Be Prepared: Best Practices for Compounding Medications in Nonsterile Environments
By its nature, the word “sterile” in health care brings to mind cleanliness, proper procedures, safety and trustworthiness. Conversely, use of “nonsterile” to describe anything in a health care setting can be off-putting. When it comes to pharmacies compounding medications in nonsterile environments, however, these preparations are just as crucial to patient care as anything prepared in environments categorized as sterile.
For compounding pharmacies and pharmacists, it is vital to understand what constitutes compounding medications in a nonsterile environment and how to keep those preparations compliant with federal and state regulations.
The difference between sterile and nonsterile preparations comes down to how the medication will be administered. If it is an injection, infusion or will be applied opthalmically, the preparation is considered to be sterile. The nonsterile category includes solutions, suspensions, ointments, creams, powders, suppositories, capsules and tablets—all items that compounding pharmacies create for health care providers in order to ensure the most efficient and most custom patient care.1
United States Pharmacopoeia (USP) further breaks down nonsterile preparations into sub-categories of simple, moderate and complex preparations. Simple compounded medications are simply liquid versions of medications typically administered as tablets or capsules. Moderate preparations require some calculation of dosage or used to indicate a preparation without available stability data, while the complex tag is reserved for preparations that require special training, equipment or facilities. Pharmacists and operators should take note that even simple processes like reconstituting antibiotic suspensions are considered compounding and are covered by USP rules on compounding medications in a nonsterile environment.2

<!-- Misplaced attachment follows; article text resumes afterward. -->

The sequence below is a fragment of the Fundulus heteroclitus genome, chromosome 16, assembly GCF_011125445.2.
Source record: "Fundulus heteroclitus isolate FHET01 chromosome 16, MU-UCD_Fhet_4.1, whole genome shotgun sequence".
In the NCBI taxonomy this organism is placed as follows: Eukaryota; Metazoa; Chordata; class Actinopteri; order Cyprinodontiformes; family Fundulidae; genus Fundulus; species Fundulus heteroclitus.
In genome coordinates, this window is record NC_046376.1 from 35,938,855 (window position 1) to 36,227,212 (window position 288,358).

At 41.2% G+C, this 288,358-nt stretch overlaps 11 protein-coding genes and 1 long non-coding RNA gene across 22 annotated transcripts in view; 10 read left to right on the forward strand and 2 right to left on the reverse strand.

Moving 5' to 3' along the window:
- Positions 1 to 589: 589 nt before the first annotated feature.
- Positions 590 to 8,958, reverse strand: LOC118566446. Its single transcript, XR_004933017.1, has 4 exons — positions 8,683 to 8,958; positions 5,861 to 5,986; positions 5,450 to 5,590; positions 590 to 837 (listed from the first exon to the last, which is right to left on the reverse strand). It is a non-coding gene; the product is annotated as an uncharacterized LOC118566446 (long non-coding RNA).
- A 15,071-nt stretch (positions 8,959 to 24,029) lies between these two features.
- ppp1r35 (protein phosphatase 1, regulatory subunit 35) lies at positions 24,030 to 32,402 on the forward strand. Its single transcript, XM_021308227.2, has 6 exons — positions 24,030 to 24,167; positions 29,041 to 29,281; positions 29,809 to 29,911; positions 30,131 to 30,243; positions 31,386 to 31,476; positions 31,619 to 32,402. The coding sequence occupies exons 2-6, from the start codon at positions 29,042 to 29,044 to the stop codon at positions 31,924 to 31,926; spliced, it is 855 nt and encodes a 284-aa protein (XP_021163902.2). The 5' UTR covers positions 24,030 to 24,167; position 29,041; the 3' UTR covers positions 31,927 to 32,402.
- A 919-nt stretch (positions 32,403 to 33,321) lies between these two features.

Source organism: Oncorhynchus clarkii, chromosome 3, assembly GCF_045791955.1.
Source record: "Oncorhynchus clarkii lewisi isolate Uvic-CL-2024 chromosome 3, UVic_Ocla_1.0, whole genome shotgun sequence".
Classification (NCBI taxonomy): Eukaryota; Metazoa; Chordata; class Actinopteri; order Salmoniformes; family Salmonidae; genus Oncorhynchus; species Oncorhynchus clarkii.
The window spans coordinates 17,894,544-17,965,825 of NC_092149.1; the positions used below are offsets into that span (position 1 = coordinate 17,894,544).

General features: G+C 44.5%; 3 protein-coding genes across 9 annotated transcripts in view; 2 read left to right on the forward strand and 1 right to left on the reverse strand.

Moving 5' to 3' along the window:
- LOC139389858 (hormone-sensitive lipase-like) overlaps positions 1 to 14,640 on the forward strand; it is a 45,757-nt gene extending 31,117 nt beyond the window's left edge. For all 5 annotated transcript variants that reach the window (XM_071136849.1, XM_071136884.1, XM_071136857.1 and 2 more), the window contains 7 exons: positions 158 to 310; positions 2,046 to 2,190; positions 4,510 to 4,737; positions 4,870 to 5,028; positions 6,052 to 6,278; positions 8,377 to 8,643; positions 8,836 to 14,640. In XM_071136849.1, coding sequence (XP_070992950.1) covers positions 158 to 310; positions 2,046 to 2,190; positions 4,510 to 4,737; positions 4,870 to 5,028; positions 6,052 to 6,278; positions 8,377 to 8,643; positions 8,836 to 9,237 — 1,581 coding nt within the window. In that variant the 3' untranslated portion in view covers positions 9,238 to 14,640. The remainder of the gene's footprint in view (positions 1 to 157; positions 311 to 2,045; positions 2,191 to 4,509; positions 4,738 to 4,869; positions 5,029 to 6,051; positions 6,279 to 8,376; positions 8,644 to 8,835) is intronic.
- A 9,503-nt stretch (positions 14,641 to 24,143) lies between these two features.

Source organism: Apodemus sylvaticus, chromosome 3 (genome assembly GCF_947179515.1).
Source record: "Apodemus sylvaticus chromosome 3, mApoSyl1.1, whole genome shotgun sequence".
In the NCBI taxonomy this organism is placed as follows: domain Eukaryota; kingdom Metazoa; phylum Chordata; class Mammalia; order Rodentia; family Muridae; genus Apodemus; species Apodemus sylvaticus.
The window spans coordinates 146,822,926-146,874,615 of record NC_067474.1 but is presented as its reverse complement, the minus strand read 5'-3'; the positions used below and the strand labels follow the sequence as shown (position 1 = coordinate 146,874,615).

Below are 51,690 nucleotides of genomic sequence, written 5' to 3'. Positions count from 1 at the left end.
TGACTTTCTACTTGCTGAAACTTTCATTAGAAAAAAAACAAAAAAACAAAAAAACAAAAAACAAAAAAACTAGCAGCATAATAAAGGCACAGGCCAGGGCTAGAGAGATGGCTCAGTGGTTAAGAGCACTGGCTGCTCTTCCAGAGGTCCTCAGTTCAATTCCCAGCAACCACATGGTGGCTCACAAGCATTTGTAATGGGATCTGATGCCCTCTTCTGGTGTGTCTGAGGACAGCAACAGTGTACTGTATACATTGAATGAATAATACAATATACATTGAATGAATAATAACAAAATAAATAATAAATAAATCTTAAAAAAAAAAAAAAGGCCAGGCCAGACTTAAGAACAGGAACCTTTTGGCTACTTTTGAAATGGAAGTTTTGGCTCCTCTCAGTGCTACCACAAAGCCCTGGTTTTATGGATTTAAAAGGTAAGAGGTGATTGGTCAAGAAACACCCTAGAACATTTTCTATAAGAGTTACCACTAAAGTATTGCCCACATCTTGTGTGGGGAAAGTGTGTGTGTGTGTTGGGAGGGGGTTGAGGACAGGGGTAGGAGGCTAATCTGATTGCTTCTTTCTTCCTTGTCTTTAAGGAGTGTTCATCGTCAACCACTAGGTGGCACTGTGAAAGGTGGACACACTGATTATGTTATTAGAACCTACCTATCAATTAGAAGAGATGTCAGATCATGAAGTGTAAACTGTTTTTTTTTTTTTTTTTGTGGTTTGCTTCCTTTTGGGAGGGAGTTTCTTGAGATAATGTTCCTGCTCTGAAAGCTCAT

USP is the leading authority on conventions for compounding medications in a nonsterile environment. Guidelines in USP <795> govern nonsterile preparations the same way USP <797> governs sterile preparations. In many states, USP conventions carry the force of law, and in states where they do not, the conventions are still considered the operating standard of practice for all compounding pharmacies.3
Preparing Your Pharmacy and Pharmacists for Compounding Medications in Nonsterile Environments
One of the most important sections of USP <795> is titled “Responsibilities of the Compounder.” Like any pharmacological process, compounding medications in a nonsterile environment is fraught with opportunities for mistakes, which can have far-reaching consequences for patients, providers and compounding pharmacies. The section lays out ten tenets of compounding for all pharmacists and pharmacy operators, including:
- Compounding personnel be appropriately trained and capable of performing the compounding duties;
- The ingredients to be used in the compound medication were purchased from reliable sources and properly stored, a crucial element of compounding that reinforces the importance of having the right supplier relationships;
- All equipment is properly cleaned, maintained and used;
- and that only authorized personnel are allowed in areas where compounding occurs.